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Your toddler is likely on the go all the time, rushing around to discover as much as possible. Have you run into any moments when they try to express something and they just can’t seem to get through to you?
Your next thought may be somewhere along the lines of communicating with your toddler and how to develop communication skills in them. At least that has been my train of thought!
Communicating is one of those HUGE parts of life. You know, just the way we connect with others and such;) Luckily, there are many ways to communicate along with using words!
My daughter is almost two years old. She is the epitome of a toddler! She is curious about everything, learns new things all day every day, and is still learning how to express herself to others.
We have had many experiences where she was frustrated because I couldn’t understand what she was asking for or trying to tell me.
Quick Story, I’m sure you can relate!
Not too long ago, my daughter, Jena, and I were in the kitchen. She was sitting in her high chair finishing up her lunch consisting of apple slices, a cheese stick, and chicken nuggets. Lunch seemed to be wrapping up and I left the table to take my own dishes to the sink.
Jena suddenly started screaming, pointing, and flailing her arms and legs. She had clearly seen something of interest to her! I looked around, startled, and asked what she was wanting. She kept pointing over to the counter and practically begging for the thing that had caught her eye. I then proceeded to point to different items on the counter to try to deduce what she was wanting.
She shook her head no at the first few things I pointed to. Then I reached for the container of cookies and her demeanor changed. She was all excited, nodding her head, and reaching with both hands. Aha! We figured it out! I should have known it was the cookies heehee.
This was just a simple example, but I’m sure you have had many similar experiences! Your little one is trying to communicate something to you and despite your best efforts to understand, the communication is not quite making it through.
Having had these experiences recently and thinking about things I’ve been doing to help her learn to communicate better, I figured there were other parents out there who could use some more ideas!
1. Respond to Actions
Toddlers will often gesture things to show you what they want. When they do this, you can voice out loud for them the thing they are wanting. For example, when your toddler lifts their hands up to you to be picked up you could say “You want up.” If they point at a banana, you could say “You want a banana.”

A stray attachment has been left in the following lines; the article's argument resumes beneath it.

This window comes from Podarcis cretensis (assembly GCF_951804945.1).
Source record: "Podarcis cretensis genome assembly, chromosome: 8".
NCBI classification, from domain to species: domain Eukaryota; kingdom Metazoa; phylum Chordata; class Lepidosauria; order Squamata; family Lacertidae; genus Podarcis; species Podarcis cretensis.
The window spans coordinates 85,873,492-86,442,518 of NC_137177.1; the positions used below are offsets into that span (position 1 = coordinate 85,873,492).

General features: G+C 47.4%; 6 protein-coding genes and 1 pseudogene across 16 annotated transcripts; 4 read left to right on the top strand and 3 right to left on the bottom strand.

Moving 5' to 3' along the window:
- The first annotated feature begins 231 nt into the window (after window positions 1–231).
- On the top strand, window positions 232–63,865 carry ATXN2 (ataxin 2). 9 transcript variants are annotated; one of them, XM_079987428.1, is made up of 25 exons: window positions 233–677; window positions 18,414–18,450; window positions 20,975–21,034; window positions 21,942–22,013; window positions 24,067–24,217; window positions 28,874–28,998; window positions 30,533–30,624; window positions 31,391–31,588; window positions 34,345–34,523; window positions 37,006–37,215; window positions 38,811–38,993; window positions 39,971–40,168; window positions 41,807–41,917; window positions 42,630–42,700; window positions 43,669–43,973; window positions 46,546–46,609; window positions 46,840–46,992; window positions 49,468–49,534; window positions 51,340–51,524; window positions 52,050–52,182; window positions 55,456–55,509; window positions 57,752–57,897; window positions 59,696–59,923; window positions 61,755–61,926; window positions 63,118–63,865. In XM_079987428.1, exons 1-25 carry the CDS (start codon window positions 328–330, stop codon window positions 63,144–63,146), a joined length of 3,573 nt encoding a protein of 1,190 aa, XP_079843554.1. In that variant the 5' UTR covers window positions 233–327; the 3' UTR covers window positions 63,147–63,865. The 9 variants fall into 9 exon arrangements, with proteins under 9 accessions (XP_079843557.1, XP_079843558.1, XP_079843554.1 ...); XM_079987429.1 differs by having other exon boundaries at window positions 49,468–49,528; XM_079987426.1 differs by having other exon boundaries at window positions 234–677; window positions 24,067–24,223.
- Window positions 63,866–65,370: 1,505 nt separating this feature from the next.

2. Read Body Language
An important way to communicate without words. It is a great thing to learn early on how to read things about people that they aren’t necessarily saying. You can occasionally point out the reactions other people give in different situations.
If you are at a park and another child is walking away from their friend with their arms folded and a scowl on their face, you can explain to your child that he probably isn’t happy because of something that happened with his friend. Even though he didn’t say anything, you can tell by his body language.
Here is another hypothetical scenario.
Two year old Jill is playing with her three year old cousin, Jeff. Jill is trying to throw a ball to Jeff, but she keeps hitting him in the face. Jeff is now covering his face to avoid being hit. This is where you can step in! You can point Jeff’s reaction out to Jill. “See how Jeff is holding his face? He doesn’t like getting hit in the face. Maybe you could try throwing softer so he wants to keep playing with you.”
3. Be An Active Listener
Teach your kiddos young how to be an active listener.
Look at them while they are talking to you. I totally get this is not possible all the time or we’d never get anything done! But try to give them some eye-to-eye contact every day. Bonus points if you can get down to their level.
Show interest in what they are saying by nodding as they talk, moving toward something they are showing to you, and talking back.
4. Teach Sign Language
This has been a life saver in my house! I taught my daughter some basic words in sign language and it has been a huge help! The main words she learned and used are please, thank you, all done, and more. We have used these daily for months. Here are 25 words with pictures you can teach your little one.